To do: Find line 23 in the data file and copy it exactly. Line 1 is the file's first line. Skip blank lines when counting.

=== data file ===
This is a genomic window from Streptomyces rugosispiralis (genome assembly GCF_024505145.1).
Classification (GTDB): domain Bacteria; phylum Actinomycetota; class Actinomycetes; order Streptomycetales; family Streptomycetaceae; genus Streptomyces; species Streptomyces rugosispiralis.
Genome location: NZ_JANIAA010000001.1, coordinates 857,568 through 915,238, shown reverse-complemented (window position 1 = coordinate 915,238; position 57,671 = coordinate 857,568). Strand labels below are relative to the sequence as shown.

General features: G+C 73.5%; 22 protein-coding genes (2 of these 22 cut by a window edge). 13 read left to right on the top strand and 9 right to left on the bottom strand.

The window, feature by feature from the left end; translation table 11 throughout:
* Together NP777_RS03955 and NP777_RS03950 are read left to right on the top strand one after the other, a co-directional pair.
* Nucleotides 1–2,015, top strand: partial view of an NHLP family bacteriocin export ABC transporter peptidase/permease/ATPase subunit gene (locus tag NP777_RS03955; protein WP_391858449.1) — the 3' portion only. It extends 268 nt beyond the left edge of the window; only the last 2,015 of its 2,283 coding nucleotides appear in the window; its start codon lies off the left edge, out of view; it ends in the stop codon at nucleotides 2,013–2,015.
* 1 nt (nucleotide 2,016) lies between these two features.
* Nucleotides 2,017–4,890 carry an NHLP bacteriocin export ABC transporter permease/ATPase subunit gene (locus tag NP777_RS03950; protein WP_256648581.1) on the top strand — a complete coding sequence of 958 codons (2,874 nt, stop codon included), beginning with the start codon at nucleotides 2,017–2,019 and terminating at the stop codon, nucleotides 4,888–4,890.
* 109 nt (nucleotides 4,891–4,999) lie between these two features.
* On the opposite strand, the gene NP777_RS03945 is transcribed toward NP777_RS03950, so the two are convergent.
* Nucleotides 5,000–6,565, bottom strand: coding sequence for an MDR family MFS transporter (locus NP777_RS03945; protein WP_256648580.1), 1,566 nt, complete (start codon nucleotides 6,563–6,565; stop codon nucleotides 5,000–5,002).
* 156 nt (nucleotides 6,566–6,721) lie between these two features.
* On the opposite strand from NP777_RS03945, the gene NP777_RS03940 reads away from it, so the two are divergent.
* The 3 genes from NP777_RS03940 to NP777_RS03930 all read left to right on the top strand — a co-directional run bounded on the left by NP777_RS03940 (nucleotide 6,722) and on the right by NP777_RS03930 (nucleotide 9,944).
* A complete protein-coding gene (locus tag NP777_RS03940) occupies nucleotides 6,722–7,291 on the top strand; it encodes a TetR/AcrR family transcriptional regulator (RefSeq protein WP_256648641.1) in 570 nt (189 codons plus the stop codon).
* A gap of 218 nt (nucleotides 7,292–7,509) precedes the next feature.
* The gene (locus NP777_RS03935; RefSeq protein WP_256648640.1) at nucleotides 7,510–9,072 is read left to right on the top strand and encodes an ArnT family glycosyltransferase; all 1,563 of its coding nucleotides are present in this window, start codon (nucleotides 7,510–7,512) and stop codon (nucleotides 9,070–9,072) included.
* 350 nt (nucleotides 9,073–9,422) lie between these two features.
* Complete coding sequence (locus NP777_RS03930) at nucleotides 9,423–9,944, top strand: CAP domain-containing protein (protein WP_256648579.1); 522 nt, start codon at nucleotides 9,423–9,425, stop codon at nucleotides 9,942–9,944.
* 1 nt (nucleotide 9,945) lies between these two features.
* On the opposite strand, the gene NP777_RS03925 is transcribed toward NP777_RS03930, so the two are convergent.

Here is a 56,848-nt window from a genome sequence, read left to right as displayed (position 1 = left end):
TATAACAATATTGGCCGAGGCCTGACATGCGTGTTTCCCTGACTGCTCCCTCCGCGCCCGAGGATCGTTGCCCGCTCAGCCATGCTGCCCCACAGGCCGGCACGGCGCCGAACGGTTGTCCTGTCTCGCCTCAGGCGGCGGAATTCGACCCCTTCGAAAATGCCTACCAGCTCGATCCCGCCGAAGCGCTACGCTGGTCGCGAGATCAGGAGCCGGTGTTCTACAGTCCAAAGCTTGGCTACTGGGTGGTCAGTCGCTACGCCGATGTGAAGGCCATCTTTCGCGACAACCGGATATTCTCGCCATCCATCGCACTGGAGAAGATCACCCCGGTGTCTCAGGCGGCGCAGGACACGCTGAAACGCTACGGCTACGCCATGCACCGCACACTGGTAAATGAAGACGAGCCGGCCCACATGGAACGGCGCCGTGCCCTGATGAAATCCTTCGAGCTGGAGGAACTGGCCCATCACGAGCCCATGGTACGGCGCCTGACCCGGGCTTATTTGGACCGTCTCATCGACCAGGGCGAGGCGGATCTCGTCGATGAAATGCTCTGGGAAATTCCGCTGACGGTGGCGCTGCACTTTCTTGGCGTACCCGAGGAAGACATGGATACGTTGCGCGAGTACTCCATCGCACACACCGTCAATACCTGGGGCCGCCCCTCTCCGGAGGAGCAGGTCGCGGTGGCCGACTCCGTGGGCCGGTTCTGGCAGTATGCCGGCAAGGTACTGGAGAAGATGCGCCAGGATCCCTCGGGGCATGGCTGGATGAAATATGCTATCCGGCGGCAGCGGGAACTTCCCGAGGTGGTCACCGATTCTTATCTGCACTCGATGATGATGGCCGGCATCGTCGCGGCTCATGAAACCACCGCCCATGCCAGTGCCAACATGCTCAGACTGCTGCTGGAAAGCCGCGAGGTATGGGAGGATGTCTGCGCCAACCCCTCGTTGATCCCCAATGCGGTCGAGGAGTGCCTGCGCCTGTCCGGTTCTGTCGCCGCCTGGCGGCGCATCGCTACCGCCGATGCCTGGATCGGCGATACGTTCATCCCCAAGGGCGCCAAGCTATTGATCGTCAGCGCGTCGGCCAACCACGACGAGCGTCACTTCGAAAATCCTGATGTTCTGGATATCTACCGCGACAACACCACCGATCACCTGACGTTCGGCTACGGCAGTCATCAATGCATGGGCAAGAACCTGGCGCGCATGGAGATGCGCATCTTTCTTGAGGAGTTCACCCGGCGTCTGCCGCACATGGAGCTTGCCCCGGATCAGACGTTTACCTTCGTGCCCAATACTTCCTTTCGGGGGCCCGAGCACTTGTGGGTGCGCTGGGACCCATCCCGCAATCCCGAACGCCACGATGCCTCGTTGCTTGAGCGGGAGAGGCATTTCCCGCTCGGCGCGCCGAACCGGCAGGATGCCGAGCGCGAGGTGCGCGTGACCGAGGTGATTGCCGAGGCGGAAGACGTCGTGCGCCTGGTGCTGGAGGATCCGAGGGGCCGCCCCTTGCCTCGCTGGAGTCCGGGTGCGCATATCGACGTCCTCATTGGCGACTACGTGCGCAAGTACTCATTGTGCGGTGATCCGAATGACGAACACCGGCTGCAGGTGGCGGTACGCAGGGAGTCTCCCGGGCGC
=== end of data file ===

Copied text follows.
Here is a 56,848-nt window from a genome sequence, read left to right as displayed (position 1 = left end):